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The vast majority of hysterectomies the world over are performed for benign indications, and therefore it is vital to evaluate the short-term and long-term effect of this operation on women’s health. In our original study,6 we reported that at 12 months neither TAH nor sub-TAH adversely affected pelvic organ function and we found an improvement in quality of life and psychological symptoms. Furthermore, there was no difference between TAH and sub-TAH. On long-term follow-up, 7 to 11 years later, we found no significant deterioration in either and no difference between the two procedures. Furthermore, using the validated pelvic organ prolapse quantification method, we have demonstrated that there is no significant difference in pelvic organ prolapse or in symptoms of prolapse between women who had sub-TAH compared with those who had TAH and that hysterectomy does not appear to predispose to prolapse. This is contrary to the report by Virtanen et al,16 who found that prolapse occurred more commonly in women who had sub-TAH compared with those who had TAH. The women in our original study did not have prolapse because this was an exclusion criterion. It therefore appears that hysterectomy, whether total or subtotal, does not increase the risk of prolapse in the long term, although the influence of age may become apparent later. It is interesting to note that the two women who required cervical stump removal for prolapse subsequently underwent further pelvic floor surgery, suggesting that it is unlikely to be the hysterectomy that predisposed them to genital prolapse. It is possible that our study population was at a low risk of prolapse because the hysterectomy was performed by the abdominal route. A recent study17 has shown that, although compared with a control group of women without hysterectomy the risk of prolapse was higher in patients with hysterectomy, the highest risk was in women who had had a hysterectomy by the vaginal route. Contrary to our findings, there have been two recent publications18,19 that have reported an increased risk of urinary symptoms after hysterectomy. The first was a systemic review that showed a 60% increase in symptoms of stress incontinence after hysterectomy in women 60 years old or older compared with those younger.18 None of the participants in our original study were 60 years old or older, and the association may become apparent in the years to come. The second was a large, population-based cohort study19 in which it was reported that hysterectomy performed for benign indication, regardless of surgical technique, increases the risk of subsequent stress urinary incontinence surgery; the authors blamed the surgical trauma caused when the uterus and the cervix are severed from the pelvic floor supportive tissues at hysterectomy for this association. It is not readily possible to explain the variance in our findings, but we eagerly await the results of long-term follow-up studies of research that corroborated the findings of our original study.8,10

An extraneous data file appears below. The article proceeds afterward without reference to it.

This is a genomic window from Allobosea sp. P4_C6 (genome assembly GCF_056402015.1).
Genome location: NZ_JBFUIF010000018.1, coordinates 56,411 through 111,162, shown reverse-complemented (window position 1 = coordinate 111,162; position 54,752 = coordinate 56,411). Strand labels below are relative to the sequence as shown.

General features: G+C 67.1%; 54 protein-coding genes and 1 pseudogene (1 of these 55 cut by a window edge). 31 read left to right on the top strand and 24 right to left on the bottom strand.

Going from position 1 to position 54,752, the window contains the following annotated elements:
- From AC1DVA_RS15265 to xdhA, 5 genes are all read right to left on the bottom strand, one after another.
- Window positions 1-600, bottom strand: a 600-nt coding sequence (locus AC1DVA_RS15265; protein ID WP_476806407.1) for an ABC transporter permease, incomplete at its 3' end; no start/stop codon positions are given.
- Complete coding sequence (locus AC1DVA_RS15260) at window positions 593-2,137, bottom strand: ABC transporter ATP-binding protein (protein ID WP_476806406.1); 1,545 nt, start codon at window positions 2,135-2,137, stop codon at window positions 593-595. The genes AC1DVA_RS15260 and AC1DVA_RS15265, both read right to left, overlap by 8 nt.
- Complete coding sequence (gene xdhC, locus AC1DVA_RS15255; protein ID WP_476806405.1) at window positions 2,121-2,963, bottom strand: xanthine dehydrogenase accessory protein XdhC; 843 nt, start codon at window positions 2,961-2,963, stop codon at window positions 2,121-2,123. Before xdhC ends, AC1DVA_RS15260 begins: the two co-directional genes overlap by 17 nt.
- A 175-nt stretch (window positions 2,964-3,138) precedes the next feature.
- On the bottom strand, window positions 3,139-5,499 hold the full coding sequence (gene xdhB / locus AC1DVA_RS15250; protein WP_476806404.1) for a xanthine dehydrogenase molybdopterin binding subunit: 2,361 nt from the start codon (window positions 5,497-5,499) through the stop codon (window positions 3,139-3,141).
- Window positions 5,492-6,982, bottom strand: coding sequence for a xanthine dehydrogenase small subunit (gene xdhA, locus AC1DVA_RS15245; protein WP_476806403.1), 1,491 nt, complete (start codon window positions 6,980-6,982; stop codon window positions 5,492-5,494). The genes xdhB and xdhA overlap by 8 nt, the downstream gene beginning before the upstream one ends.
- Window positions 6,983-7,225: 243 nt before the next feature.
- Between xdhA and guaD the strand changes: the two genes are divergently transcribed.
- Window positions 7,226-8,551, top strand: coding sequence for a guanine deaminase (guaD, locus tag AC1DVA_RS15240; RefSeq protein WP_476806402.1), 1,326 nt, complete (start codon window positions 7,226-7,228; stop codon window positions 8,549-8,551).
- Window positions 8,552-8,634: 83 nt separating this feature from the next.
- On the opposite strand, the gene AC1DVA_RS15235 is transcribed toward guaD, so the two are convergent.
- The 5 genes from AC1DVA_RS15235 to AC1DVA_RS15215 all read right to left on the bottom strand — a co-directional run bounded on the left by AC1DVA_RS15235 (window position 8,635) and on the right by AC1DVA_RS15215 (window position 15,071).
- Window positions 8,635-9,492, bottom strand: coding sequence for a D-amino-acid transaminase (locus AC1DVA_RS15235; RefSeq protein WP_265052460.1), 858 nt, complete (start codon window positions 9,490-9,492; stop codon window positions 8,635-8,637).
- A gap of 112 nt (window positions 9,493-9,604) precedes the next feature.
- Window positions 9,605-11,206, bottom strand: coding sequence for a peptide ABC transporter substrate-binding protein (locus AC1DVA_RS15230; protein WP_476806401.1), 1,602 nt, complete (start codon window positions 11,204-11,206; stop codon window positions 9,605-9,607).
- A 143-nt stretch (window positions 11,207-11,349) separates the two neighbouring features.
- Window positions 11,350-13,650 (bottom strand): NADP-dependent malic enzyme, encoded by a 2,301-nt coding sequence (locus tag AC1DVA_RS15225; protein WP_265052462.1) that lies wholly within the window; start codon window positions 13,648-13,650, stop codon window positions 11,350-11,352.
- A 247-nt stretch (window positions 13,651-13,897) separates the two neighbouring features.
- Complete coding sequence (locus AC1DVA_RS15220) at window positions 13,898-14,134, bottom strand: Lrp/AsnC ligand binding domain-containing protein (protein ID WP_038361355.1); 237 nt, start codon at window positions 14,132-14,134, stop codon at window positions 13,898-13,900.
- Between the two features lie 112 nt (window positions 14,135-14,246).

The vast majority of women who were not sexually active were so because of lack of partner or because of partner sexual dysfunction, thus suggesting that hysterectomy was not to blame. Although we found no difference in sexual function between TAH and sub-TAH, our data suggest deterioration in sexual function 7 to 11 years after hysterectomy. Further analyses showed that being older was associated only with less frequent orgasms. However, women who had BSO did demonstrate deterioration in sexual function, suggesting hormonal influences as contributory. The mean age of our study population was 53 years, and hence they are likely to be in the climacteric, which is associated with diminution in sexual function.20 Although sexuality is a complex issue to study, such that it is often difficult to tease out physical from psychological influences, our data suggest that, in the long-term, sub-TAH does not confer any benefits over TAH with respect to sexual function. We acknowledge the limitations of our questionnaire, which was not validated and which did not measure sexuality in a woman without a partner. We did find an improvement in quality of life after hysterectomy. However, only reduction in role limitation due to emotional problems and pain remained significant when age was controlled for.